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The Best Local, Obscure Holiday Traditions Around The World

Illustration for article titled The Best Local, Obscure Holiday Traditions Around The World

'Tis the season for all manner of celebrations. But, while some holiday traditions (like reindeer sweaters and the foisting of cookies on any and all unsuspecting visitors) have picked up traction, others (like your friendly neighborhood Mari Lwyd, pictured above) remain sadly obscure.


Top image: Mari Lwyd in Chepstow / Andy Dingley

Today, we asked you to let the rest of us in on some of your own favorite local holiday traditions. Here are just a few of the different ways you told us you'd be celebrating this year — ranging from ice-swimming to welcoming Santa and his salmon-driven sleighboat.


Commenter ElArecibo described this "musical home invasion tour", ending (delightfully!) in a surprise dinner party:

Parrandas (or Asaltos), friends and family wake you up with singing (sometimes drunk), and you're supposed to open your doors, feed them, give them more drinks, and maybe join them. The last place on this musical home invasion tour gets the honor to make asopao (a hearty soup), and get woken up around 4 or 5 in the morning. My mom made excellent asopao, so we were usually the last stop for all parrandas. This can happen any night during Christmas time and require people to prepare beforehand, of course, but there is little warning when it's going to happen.


Parrandas sounds like what Russian Orthodox followers call Starring. We spin a giant wooden star that represents the Star of Bethlehem while we sing in people's houses, and their holy pictures that are displayed are crossed over with a star, usually of garland. We celebrate Christmas on January 7 (because screw the Gregorian Calendar) and we do this for three days leading up to it. Hosts of the Starrers also give food and drink, and hard candy for the children and are usually up until dawn (or until every house has been sung at).

From 1llamarampage comes this cautionary tale about the dangers of getting too attached to your Christmas dinner:

When I was living in Prague, I noticed that two weeks or so before Christmas, blue plastic barrels started appearing on street corners. It turns out that the Christmas dish of choice there is carp, and it works like this: If you want the best carp selection, you buy early and have your choice of all the carp in the barrel. The seller wraps the fish up in paper, you scamper home, and keep it in the bathtub until it's almost Christmas. Then you have to kill the thing yourself. It is not unknown for household children to get attached to that carp, which will have to be released in a convenient local pond, and another carp subbed in.

If you don't want to kill and dress it yourself, you have to wait until you have less selection, but then WHAP! they'll take care of it for you right there on the street corner.

Everyone is super-into the Krampus now, but for my money it's the bloody butcher's slabs on the sidewalks that add the appropriate frisson to the central European Christmas.


There are some traditions that work best near a very cold lake, as these commenters shared:


In Kodiak, AK we used to have a boat parade in which boats would line up and come through the channel all lit up with Christmas lights. However, because weather usually turns ugly in the winter and we don't want the boats (and the crewmen!) to be in danger, we host it at the harbor now. Here's some pics from this year's. Yes, That's Santa's sleigh being pulled by salmon.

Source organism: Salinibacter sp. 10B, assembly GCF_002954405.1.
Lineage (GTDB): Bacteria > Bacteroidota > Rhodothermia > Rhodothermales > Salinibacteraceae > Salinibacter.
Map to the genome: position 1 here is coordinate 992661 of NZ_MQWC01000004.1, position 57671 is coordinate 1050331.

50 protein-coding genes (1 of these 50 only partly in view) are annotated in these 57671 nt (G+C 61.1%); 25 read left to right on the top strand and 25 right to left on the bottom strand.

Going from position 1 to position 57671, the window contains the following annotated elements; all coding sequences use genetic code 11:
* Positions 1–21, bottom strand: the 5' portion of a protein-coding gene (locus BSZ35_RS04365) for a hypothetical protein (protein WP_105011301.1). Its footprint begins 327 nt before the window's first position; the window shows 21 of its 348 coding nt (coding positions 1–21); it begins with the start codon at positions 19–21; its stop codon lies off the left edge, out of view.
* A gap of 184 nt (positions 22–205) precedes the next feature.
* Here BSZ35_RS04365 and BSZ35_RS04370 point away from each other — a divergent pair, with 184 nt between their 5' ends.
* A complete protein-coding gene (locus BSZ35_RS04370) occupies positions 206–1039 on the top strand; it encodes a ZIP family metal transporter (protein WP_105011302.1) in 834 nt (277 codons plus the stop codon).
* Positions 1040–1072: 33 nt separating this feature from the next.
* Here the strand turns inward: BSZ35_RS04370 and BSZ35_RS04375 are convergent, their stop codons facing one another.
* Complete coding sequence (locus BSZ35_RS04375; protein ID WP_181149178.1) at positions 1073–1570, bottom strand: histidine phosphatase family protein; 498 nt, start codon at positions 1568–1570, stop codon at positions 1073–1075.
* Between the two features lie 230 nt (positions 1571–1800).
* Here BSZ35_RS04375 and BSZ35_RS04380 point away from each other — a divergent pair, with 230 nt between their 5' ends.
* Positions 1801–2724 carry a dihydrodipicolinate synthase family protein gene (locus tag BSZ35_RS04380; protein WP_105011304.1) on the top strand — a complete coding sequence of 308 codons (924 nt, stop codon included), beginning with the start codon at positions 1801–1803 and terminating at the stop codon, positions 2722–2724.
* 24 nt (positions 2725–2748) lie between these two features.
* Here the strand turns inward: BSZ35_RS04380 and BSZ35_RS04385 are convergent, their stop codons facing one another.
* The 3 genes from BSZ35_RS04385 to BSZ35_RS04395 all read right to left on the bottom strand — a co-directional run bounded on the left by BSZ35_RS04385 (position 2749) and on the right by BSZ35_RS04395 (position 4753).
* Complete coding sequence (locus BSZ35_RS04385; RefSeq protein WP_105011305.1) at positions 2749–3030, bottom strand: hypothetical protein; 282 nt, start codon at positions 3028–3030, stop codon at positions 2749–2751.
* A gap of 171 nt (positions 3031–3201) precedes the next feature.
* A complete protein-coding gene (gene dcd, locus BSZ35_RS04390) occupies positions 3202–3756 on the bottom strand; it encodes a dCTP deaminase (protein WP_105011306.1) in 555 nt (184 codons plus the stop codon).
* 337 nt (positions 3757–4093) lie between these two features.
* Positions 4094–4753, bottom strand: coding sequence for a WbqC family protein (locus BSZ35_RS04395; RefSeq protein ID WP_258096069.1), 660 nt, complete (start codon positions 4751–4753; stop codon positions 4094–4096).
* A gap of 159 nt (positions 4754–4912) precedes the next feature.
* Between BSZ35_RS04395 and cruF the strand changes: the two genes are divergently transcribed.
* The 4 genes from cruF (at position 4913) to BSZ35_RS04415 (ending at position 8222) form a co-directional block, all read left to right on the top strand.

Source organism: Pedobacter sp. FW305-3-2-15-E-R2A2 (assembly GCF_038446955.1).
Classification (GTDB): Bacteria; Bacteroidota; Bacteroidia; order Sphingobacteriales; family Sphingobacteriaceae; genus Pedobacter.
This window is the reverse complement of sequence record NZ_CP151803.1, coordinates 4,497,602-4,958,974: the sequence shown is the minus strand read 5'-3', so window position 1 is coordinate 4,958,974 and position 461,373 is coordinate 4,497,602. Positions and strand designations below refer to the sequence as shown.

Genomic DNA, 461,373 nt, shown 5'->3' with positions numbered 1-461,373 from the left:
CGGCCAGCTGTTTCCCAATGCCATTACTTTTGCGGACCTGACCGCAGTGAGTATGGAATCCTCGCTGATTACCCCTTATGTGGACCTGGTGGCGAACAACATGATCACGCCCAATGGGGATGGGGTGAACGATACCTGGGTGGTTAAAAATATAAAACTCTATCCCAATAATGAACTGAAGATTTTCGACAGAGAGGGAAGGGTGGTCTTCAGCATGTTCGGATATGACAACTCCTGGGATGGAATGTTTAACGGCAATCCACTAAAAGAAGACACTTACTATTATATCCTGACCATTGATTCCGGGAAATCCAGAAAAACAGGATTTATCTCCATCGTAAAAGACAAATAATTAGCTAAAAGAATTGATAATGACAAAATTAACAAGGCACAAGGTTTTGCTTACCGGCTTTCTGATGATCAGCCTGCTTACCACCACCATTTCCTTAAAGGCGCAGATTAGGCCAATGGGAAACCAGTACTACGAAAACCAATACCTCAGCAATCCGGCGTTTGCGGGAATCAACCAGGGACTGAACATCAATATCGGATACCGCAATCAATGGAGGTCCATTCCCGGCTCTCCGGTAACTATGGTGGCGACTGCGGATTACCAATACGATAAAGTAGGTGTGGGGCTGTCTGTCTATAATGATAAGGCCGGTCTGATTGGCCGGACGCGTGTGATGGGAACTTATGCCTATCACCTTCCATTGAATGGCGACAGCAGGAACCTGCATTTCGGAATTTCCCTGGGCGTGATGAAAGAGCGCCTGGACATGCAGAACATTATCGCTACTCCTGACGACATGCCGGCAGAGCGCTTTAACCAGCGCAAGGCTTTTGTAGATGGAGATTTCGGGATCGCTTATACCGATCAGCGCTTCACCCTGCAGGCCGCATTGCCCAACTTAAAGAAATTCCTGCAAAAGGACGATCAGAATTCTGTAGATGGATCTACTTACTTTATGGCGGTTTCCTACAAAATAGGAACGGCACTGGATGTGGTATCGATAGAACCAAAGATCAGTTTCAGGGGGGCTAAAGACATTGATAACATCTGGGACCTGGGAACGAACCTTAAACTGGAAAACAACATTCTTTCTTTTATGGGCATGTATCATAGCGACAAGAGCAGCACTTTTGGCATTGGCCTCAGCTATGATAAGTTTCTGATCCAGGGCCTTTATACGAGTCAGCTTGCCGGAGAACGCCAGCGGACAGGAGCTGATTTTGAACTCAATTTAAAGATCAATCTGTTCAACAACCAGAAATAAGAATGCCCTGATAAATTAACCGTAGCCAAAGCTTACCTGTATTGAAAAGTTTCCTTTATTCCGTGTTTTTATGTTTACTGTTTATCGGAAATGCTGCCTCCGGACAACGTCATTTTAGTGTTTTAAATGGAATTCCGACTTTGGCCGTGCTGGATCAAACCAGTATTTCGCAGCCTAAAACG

Illustration for article titled The Best Local, Obscure Holiday Traditions Around The World


On New Years Morning, still-drunk revelers cut a hole in the ice on the local lake and go swimming in the frigid water. Apparently it is good for a hangover.

Illustration for article titled The Best Local, Obscure Holiday Traditions Around The World

Sometimes this particular tradition goes by the name Mari Lwyd and sometimes by Y Fari Lwyd. Either way, say these commenters, if you see it, you're in luck:


Here in Wales, Y Fari Lwyd travels to homes and pubs, bringing luck in exchange for food and especially drinks!

Wel dyma ni'n diwad

Gyfeillion diniwad

I ofyn cawn gennad

I ganu...


I'm Welsh and as such think there is nothing more Christmasy than sticking some ribbons onto a horses skull and scaring your neighbours into giving you booze.


Commenter urabutln brings up our old holiday friend, the Yule Goat, but also notes another tradition that has slowly grown to accompany it:

Well, besides building giant goats (the yule goat is what used to bring us presents in Sweden before Santa entered the mix via Germany by way of the US and Coke), we have a very quaint traditon: at exactly 1500 hours on Christmas Eve, literally everyone (well, 80-90%, so not literally literally) sit down to watch a compilation of Disney shorts called Donald Duck and friends.

One has to remember that during the 70's, any cartoon from the US was seen as just another shill for the corporations, and since there were only two state-owned TV channels, Christmas was kinda it for Disney unless you went to the cinema. Eventually, it became tradition, and now there are threats of a riot any time someone tries to suggest an update...


While commenter regis sends in a historical tradition that branches between cities:

Halifax sends Boston a big Christmas/Holiday tree as a thank-you for assistance Boston gave after the big Halifax explosion in 1917. Yay international cooperation!


Add your own favorite celebrations into the comments!

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The Welsh horse skull thing is FANTASTIC. Wales, you are seriously stepping things up.